Sea Blue Lens


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Photo-Heart Connection: November 2014

I’ve missed posting my Photo-Heart Connection the past couple of months, and now Kat has announced that she will be ending the monthly link-up at the end of this year. It’s always sad when something good and much loved goes away, but change is inevitable as we go through life, and the old must make way for the new. That’s what the image I chose for this month speaks to me about, too.

DSC_7645 Melancholia

This image is straight out of the camera and sums up my feelings about November very nicely. The month always seems a bit melancholy to me. The days grow short and the nights long. The sky is often gray and the weather turns cold and damp. Forecasts are filled with rain, fog, and even snow. The colorful leaves fade and fall, leaving naked branches behind. By the end of the month nearly all the trees are bare, tender plants have been frost-killed, and the natural world settles into dormancy.

There’s a sense of the year (perhaps of life itself) rushing to its close, a feeling of disbelief — what do you mean, Christmas is coming again? It seems only yesterday. . . .

It seems only yesterday that my children were young, that I was young. That the whole world was young and clean and innocent, but that was probably only my own naiveté. This is now, and it is what it is.

And so I observe with interest as the sunrise comes a minute or so later and the sunset a minute or so earlier each day, knowing the turnaround will come in only a couple more weeks, when the days will begin to lengthen again. I shake myself out of my lethargy enough to put on boots and warm, waterproof jacket, and go outside with my camera, seeking and finding beauty in bare branches and inclement weather.

Once again, the wonder of seeing the world around me through my lens works its magic, and I make peace with my November.

Thank you, Kat, for creating and hosting the Photo-Heart Connection — this practice which has added so much to my life over the past three years.

 


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On Being Still

I’ve mentioned before that I’m taking a class from Kim Klassen called Be Still – Fifty-two. We’re just past the halfway point, and this is sort of a catch-up post. I’ve been doing the lesson each week, but for various reasons, haven’t gotten around to publishing my results.

I’m pretty sure I’ve also mentioned before that still life is not a genre with which I feel comfortable. Doing setups for these lessons and “styling” a photograph is hard for me, and when I see the beautiful work done by other students, I feel that mine isn’t quite “right.” So I hesitate to put it out there.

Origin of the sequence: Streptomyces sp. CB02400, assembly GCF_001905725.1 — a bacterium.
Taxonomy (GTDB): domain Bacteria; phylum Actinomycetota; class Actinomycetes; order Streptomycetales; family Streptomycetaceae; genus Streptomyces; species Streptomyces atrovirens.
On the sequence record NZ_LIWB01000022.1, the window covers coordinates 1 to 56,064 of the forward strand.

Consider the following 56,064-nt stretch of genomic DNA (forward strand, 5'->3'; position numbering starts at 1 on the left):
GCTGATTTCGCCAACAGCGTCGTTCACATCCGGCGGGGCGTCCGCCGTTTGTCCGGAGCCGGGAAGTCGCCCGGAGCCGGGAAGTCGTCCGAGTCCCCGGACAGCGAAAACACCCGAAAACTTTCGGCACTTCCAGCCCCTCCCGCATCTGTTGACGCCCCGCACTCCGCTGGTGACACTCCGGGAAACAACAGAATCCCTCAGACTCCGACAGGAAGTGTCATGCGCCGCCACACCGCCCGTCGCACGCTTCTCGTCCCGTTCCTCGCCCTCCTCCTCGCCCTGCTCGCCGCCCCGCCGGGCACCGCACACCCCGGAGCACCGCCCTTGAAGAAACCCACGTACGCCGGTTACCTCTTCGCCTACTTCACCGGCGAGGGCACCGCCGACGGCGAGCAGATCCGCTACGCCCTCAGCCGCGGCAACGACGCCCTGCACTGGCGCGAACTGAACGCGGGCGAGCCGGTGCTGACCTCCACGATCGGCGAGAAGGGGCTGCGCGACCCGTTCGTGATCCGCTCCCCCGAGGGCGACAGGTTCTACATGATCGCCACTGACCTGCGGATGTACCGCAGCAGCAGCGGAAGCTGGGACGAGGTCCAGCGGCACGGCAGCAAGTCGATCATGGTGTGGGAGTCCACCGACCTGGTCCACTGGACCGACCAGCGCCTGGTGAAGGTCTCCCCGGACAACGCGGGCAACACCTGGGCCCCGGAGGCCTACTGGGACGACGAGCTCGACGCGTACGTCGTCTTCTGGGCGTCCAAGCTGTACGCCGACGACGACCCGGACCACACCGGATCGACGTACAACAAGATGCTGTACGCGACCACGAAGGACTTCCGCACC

OK, so that’s silly. First, it’s not a competition. Second, Kim encourages us to find and follow our own style, so there is no “right” that I should be worried about. And third, no one has ever been anything but kind and supportive about my photography. Therefore, after giving myself a good talking-to, I’ve just finished posting my “homework” for the past month or so to the class’s Flickr group, and thought I’d share a few of those images here.

White Pitcher Red AppleWhite Pitcher

Assignment: Create a photo inspired by a still life painting. My inspiration was a painting called White Vase by Neil Carroll. This was the first time I’ve tried photographing against a dark background like this.

DSC_7498Pear on Plate

Assignment: A composition using only two objects, such as a pear and a bowl.

DSC_7528Pair

Another take on the Two Objects challenge. As you can see, I’m rather captivated by that dark background effect.

Butter & Eggs Cooking for One

Assignment: A still life with butter and eggs. This one was fun. I’ve had that book for a long time, hoping for an opportunity to use it as a photo prop. And my daughter and I had to go antiquing to find the perfect butter dish, especially for this assignment.

Strong teaStrong Tea

Assignment: Square format, looking down, with two sides of the frame left open. This was  taken with my iPhone and processed with Laminar Pro.

And that brings me up to date, just in time for the lesson that arrived today!

Now, if I can just keep it up going forward . . . .

 


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Last Look at the Leaves

I woke this morning to white flakes drifting from the sky and beginning to cover the ground. It wasn’t cold enough to last for long, but the message was unmistakable. Winter is very near! Before it gets here, I really wanted to post some photos of the glorious autumn we’ve had here this year.